“The Beatles have no future in show business…guitar groups are on the way out.”
This is what Decca Records said on January 1, 1962. They decided not to finance the Beatles and instead financially support the group Brian Poole and the Tremeloes. The Beatles sounded less polished, somehow different and, moreover, they were not local, that is, not from London. History showed that this bet was a huge mistake.
Supporting and financing innovation is not an easy task. Let’s translate the Beatles’ example into public funding of academic projects. Should funds go to the most innovative and thus more difficult to forecast project, or to the easier to forecast but less radical project? Should the academic affiliation of the researchers (being “local” or not) have an impact? Radical innovations have been shown to be the main engines of technological progress, thus, all else equal, public funding should be directed to radical projects if the objective is to enhance innovation. Unfortunately, as Albert Banal-Estañol, Inés Macho-Stadler and David Pérez-Castrillo show in “Key Success Drivers in Public Research Grants: Funding the Seeds of Radical Innovation in Academia?” (BSE Working Paper No. 890), Decca Records’ behavior might be the norm when we analyze funding decisions for academic projects.
You say you want a revolution…Financing radical ideas
The authors analyze the award decisions of one of the most important public funding organizations for scientific research worldwide: the UK’s Engineering and Physical Sciences Research Council (EPSRC). The study the authors develop is two-fold:
- First, they empirically determine what makes a project grant application successful.
- Second, and more importantly, they try to determine whether very innovative or radical projects are discriminated.
It is immediately evident that two problems need to be addressed in order to conduct a successful empirical analysis of such a complicated subject. In the first place, it is fundamental to define and identify radical projects. In the second place, when studying the attitude of funding agencies toward very innovative projects, it is key to eliminate any confounding factor that might influence the behavior. For example, if radical projects are worst on average, then few of them might be financed not because of discrimination but because of objective quality standards. The authors deal with both these problems and hence are able to draw conclusions that highlight a half-empty glass.
Radical projects are defined as those projects that are proposed by teams of researchers that are able to bring together different sources of knowledge and research experiences. In fact, knowledge diversity seems to be a key ingredient for radical innovation. Thus, the authors propose three variables that try to capture the essence of radical projects:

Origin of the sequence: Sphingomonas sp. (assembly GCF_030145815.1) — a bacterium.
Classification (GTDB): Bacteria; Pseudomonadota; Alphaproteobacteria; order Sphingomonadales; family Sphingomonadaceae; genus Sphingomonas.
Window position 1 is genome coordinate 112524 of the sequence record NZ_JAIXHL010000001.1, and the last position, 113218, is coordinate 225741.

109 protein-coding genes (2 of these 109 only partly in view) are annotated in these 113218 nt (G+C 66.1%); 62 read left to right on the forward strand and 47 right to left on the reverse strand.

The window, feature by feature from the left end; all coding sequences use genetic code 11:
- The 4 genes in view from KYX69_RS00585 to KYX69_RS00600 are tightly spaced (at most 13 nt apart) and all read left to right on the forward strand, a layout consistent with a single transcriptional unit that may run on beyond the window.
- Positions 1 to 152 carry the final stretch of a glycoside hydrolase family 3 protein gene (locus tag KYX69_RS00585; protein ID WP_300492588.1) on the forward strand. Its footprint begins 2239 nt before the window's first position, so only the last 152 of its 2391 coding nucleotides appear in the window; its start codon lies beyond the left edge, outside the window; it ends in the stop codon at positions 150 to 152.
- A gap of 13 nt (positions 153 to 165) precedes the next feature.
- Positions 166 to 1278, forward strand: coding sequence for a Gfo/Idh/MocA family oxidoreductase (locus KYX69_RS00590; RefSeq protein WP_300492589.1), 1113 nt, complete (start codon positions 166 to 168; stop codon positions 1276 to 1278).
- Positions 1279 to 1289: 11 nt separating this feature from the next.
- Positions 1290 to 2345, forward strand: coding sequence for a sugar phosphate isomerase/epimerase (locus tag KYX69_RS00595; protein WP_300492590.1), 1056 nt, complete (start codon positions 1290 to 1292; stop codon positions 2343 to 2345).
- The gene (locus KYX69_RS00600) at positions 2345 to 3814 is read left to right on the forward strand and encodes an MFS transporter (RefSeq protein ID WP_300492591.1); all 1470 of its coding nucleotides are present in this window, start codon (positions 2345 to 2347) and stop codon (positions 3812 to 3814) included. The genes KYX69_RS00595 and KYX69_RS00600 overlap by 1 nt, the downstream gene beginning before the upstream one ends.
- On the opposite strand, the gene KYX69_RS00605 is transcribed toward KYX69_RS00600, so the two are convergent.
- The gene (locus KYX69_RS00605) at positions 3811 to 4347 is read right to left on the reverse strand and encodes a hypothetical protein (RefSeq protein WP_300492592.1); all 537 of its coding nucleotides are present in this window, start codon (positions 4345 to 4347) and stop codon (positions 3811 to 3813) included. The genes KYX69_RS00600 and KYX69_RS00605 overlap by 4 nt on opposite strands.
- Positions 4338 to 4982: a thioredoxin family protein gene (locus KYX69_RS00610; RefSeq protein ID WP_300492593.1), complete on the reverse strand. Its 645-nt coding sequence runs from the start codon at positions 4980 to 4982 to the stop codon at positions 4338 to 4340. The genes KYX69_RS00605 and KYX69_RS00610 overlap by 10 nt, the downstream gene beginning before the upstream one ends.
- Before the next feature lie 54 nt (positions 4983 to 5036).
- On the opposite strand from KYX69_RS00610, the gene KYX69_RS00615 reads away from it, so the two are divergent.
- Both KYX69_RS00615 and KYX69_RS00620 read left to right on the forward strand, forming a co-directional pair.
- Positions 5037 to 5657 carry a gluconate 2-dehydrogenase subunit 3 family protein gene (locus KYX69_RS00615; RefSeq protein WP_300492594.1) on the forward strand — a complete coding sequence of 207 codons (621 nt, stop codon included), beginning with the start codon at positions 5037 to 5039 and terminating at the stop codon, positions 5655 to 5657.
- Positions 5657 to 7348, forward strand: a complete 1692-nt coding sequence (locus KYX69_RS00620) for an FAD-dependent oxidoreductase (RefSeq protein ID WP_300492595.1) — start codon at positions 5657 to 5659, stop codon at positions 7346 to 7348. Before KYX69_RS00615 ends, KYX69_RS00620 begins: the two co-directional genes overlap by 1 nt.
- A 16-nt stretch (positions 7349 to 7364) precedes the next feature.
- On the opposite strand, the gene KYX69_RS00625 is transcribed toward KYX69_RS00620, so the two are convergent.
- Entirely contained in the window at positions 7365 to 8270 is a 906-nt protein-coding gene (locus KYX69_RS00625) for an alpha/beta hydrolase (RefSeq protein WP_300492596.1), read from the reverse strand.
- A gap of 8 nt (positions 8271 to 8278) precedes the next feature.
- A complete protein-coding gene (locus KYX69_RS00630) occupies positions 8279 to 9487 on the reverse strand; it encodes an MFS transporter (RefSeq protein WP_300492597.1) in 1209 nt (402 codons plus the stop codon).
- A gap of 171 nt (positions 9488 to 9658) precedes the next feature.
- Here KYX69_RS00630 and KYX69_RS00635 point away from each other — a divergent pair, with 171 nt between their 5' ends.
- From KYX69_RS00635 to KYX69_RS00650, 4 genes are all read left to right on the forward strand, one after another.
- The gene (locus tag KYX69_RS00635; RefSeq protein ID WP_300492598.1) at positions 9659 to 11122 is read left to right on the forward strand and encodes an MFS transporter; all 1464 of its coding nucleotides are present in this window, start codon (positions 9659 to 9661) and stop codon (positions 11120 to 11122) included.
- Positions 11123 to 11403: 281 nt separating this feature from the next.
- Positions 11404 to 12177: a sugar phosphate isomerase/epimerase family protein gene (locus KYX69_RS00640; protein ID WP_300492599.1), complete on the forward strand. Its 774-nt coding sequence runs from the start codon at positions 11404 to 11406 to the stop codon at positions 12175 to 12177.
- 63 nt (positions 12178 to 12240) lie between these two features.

- Eclectic researchers:
Interdisciplinary and mobile researchers are more likely to produce radical innovation.
- (New) teams:
Teams, by definition, are more likely to span over different knowledge domains that lone researchers thus increasing the probability of very innovative research. Moreover, new teams, that is teams of researchers that did not have interacted in the past, should be also more prone to taking more innovative paths given the novel combinations of knowledge that can be experimented.
- Heterogeneous teams:
Similarly to previous reasonings, heterogeneous teams should enjoy greater opportunities to leverage the knowledge of the different members and use a variety of sources of information.
The results the authors present show that the situation is less than ideal. While, on the one hand, the most able researchers are more likely to be funded, the data also show that more radical projects are less likely to be funded. This effect can be worse if the applying researchers are not local.
Obviously, this result might be due to the fact that more radical projects are less likely to succeed, thus leading to lower expected benefits for the granting institution. The authors show that this is not the case. In fact, the radicalism of a project tends to have a positive impact on its research output.
The bias the authors find might be due to different factors, from complexity of radical projects to their inherent riskiness. In any case, what this paper highlights is that this question must be addressed and understood. If we want to avoid missing the next academic Beatles, we cannot just “let it be.”